Tiger Wheels' attributable earnings rose to R114,95 million in the year to June, but company chief executive Eddie Keizan has warned that the strong rand is threatening the development of South Africa’s export-driven economy.

Tiger Wheels' attributable earnings rose to R114,95 million in the year to June, but company chief executive Eddie Keizan has warned that the strong rand is threatening the development of South Africa’s export-driven economy.


The South African-based wheel and tyre group this week said that a higher margin on sales was reflected in the 45 per cent increase in operating income to R219,06 million, off a 17 percent growth in revenue to R2,95 billion.


But Keizan said the volatility of global currencies continued to mask the true performance of the business to the extent that currency movements reduced the group’s operating income in the year by R31,2 million.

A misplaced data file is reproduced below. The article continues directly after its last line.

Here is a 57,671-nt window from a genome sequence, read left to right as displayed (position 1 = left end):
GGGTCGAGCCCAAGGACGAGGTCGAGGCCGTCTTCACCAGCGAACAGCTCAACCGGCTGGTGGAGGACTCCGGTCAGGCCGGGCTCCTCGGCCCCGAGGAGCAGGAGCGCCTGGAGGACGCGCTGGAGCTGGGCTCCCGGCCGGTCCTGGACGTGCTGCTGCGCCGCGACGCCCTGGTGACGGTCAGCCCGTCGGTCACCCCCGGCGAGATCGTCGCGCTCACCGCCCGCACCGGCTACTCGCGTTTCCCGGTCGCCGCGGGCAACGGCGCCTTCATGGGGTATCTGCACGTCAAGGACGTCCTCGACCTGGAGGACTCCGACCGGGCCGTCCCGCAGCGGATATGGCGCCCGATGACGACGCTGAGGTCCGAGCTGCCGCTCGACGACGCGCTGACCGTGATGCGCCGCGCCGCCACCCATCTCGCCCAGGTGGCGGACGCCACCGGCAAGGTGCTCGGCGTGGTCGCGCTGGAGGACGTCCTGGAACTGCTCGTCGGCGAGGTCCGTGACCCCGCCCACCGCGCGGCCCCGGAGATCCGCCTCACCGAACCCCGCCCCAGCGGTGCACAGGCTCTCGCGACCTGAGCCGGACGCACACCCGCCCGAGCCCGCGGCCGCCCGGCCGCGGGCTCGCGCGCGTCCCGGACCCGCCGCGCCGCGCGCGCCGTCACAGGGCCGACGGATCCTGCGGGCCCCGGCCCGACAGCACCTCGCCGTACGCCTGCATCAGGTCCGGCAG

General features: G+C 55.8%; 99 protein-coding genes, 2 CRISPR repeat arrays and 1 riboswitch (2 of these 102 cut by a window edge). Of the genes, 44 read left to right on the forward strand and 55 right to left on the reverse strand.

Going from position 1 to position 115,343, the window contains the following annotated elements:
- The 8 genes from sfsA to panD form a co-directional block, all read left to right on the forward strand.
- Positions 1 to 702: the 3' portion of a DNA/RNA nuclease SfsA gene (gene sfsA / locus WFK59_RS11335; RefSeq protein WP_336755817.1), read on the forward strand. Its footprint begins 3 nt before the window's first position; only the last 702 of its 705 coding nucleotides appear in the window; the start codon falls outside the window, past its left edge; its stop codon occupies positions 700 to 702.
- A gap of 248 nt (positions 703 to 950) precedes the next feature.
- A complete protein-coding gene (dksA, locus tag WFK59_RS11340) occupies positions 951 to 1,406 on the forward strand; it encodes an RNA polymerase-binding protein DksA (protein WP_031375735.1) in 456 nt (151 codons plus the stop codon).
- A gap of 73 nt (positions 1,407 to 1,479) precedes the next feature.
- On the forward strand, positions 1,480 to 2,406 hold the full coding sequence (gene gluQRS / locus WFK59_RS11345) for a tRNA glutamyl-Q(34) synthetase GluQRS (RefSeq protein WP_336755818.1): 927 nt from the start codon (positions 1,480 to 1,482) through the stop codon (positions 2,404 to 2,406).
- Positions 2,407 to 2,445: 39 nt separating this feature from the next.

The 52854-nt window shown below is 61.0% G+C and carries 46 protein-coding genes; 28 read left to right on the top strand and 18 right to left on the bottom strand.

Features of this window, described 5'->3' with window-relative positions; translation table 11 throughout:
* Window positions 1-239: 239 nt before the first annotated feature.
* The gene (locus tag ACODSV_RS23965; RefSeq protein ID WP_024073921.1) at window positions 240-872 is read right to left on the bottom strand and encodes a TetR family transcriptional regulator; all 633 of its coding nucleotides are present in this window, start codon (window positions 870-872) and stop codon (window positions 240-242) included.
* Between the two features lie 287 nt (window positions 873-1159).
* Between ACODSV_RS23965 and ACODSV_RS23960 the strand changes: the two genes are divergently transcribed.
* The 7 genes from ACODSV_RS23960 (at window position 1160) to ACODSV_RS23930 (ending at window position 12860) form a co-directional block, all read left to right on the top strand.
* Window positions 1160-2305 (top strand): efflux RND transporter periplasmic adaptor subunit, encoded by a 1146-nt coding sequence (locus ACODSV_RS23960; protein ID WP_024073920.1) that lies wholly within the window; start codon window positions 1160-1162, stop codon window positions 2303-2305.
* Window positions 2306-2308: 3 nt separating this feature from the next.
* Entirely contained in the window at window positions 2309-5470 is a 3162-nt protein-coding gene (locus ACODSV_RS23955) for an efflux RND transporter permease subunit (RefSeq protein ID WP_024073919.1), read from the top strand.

"It is disturbing that some authorities in SA contend the rand is not strong enough, and yet expect (SA to have) an export-led economy with further new investment and employment," said Keizan. He said his remarks were targeted at the Reserve Bank.


The greater portion of the group's revenue is derived from sales of aluminium wheels to international car manufacturers and it has wheel manufacturing plants in Germany, Poland, South Africa and the US; wholesale wheel distribution in Europe and South Africa; and tyre distribution in the UK and South Africa.


"Seventy percent or more of our business does not touch SA," said Keizan. He said as well as suffering from the strong rand, the company found it difficult to plan in a volatile global environment.


"Notwithstanding the full order book in all operations, forecasting future earnings is hazardous, given international uncertainty, the world economic slowdown and currency volatility," he added. "If the strength of the rand endures, profit increases in the current year will only be moderate."


Keizan forecast higher sales and profit in almost all business units in the new year, adding that the group’s new plant in Alabama in the US was just weeks away from rolling out its first wheels.

Original article from Car